In 2020, with the COVID-19 pandemic, international tourist arrivals fell 73% and in the first quarter of 2021 the world's destinations saw 180 million fewer international tourist arrivals compared to the first quarter of last year. In that period, the region experienced a 71% reduction, according to the UNWTO World Tourism Barometer.

It should be noted that tourism has aroused the interest of governments in developing countries for its capacity to generate foreign exchange, favour private investment, the development of local businesses and job creation. It is also important to mention that after the recognition of tourism at the Earth Summit (1992) as one of the economic activities compatible with the conservation of the environment and natural heritage, it is now firmly integrated into the international agenda on sustainable development.

What challenges must we face in order to achieve satisfactory rates in the development of the tourism sector in the region, which will have an impact on the growth of the regional GDP?

The tourism sector was one of the most affected during the COVID-19 pandemic. Initially, mobility restrictions and then additional mobility costs limited the sector's recovery. The positive trend shown by the sector in the first quarter of 2022 was limited by the emergence of new virus variants.

It should be noted that the share of tourism in the Gross Domestic Product (GDP) of the countries in the region is heterogeneous, being above 30% in most of the Caribbean and between 10% and 20% in Central and South America.


  • The main barrier to the development of tourism is the control of the pandemic to allow the safe mobility of people throughout the region. To that end, it is advisable to establish minimum health policies agreed at the regional level, in accordance with WHO and PAHO recommendations, as well as to improve vaccination schedules and make virus detection tests more affordable.
  • Another challenge is to provide financial support to the SMEs that make up the sector in order to ensure their solvency and survival. This can be through special loans, reduced interest rates or targeted subsidies.
  • Other structural barriers include improving air and land connectivity in the region, ensuring constant and secure availability.
  • Improving access to and quality of public services and service attitudes of operators.
  • Our countries face a great challenge and need to develop tourism infrastructure that can accommodate domestic and international tourists, while improving the living conditions of host communities and protecting the environment and biodiversity.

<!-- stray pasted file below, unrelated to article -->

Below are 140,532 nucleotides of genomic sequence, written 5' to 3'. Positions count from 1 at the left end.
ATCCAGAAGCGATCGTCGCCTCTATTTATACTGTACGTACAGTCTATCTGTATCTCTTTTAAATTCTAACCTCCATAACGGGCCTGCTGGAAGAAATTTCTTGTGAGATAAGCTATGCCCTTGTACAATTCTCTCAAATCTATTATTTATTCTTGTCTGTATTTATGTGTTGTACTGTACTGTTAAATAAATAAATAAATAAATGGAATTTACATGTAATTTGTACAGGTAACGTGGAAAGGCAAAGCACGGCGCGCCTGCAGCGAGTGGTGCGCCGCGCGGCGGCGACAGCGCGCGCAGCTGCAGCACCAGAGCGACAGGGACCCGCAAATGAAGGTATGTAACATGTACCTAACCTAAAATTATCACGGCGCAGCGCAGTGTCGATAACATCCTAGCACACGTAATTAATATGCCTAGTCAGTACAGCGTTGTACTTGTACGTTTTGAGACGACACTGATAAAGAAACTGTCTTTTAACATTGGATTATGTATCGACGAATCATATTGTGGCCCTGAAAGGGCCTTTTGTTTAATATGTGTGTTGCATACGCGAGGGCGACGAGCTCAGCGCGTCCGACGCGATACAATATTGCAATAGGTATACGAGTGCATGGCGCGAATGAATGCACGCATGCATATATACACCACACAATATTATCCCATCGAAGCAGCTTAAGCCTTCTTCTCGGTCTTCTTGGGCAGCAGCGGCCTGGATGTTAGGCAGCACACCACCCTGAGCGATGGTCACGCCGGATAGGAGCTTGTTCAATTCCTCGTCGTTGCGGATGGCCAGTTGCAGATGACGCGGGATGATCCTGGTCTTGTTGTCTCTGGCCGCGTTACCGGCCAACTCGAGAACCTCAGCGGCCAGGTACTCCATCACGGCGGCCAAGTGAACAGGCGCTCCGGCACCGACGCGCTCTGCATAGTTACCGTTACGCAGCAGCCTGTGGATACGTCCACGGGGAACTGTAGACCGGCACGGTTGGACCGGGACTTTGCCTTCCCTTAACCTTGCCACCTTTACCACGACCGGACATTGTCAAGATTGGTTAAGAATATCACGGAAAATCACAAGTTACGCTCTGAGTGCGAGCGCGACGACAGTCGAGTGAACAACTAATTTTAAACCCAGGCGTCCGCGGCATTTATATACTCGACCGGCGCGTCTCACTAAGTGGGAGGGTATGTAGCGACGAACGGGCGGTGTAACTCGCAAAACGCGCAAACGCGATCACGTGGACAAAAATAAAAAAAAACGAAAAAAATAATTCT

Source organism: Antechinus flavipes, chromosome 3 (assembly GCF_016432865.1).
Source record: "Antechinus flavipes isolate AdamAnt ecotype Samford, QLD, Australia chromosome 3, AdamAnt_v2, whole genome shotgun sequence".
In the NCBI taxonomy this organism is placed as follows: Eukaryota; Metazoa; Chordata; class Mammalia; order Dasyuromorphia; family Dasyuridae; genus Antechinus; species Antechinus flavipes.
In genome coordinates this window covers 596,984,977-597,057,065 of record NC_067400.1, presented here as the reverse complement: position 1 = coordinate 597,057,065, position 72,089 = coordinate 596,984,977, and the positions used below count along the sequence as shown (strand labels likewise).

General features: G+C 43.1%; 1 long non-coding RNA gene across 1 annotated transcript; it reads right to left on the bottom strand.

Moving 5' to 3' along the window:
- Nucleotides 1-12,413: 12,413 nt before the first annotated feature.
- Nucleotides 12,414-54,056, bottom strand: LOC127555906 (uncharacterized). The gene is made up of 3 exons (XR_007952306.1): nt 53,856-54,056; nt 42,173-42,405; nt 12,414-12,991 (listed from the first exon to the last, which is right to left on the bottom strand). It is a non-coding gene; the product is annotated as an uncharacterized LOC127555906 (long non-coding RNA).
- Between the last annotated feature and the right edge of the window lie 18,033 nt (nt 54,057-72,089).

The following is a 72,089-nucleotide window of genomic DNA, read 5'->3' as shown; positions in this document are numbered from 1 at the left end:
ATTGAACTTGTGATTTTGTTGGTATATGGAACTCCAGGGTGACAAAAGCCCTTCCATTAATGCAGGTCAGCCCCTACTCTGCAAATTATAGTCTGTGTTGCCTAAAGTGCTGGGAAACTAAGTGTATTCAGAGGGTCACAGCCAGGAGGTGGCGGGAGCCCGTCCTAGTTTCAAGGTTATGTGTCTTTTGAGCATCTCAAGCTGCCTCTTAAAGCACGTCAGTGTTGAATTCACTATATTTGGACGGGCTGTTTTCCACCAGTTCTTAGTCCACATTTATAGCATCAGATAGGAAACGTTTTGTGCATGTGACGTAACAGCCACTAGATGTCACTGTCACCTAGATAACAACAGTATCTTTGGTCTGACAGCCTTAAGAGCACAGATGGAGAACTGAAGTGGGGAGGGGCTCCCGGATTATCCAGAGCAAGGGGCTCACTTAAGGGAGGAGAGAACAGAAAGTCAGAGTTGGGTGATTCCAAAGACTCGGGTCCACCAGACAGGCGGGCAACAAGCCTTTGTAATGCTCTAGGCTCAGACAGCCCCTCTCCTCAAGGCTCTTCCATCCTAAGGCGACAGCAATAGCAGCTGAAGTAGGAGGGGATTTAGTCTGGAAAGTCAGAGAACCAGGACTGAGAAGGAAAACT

• An important factor to consider is young people, who increasingly represent a significant proportion of tourism and who demand different or alternative conditions and resources to traditional ones. They are changing the way they interact with greater respect for the environment and are incorporating the use of intensive technology in their travel.
  • The incorporation of technological resources is an important challenge, which involves the offer of environmentally friendly experiences and implies investment in clean energy sources and proper waste management. In addition, offering easy means of payment that allow tourists to purchase goods and services quickly and from any mobile device is an important challenge.

Which of the region's products do you recommend promoting within the framework of sustainable nature tourism?

Sustainable products are those that have a low environmental and social impact and are ethically produced, since an important part is the benefit they generate for the environment, rather than the product itself. At the same time, they protect health and the environment throughout their life cycle, from the sourcing of raw materials to the disposal process.

These products are part of the sustainable development that seeks to achieve a progress capable of satisfying present needs, without compromising the needs of future generations, by reducing the impact that industry has on the environment.

Many products incorporate, partially or totally, sustainable practices in their production process and can be included in tourism services, offering visitors a socially responsible experience. For example: biodegradable cleaning or personal hygiene products, reusable packaging, among others.

However, there are also products or technological innovations that help preserve the environment and reduce the ecological impact of tourism activities, such as clean energy sources (solar, wind, among others), efficient water management, reuse and recycling of waste.

The inclusion of innovations and technologies in the tourism industry will be of vital importance in the coming years to achieve a sustainable and sustainable development of the sector, which not only offers a quality experience to travellers, but also reduces the environmental impact. Demand in this regard will tend to become more eco-friendly.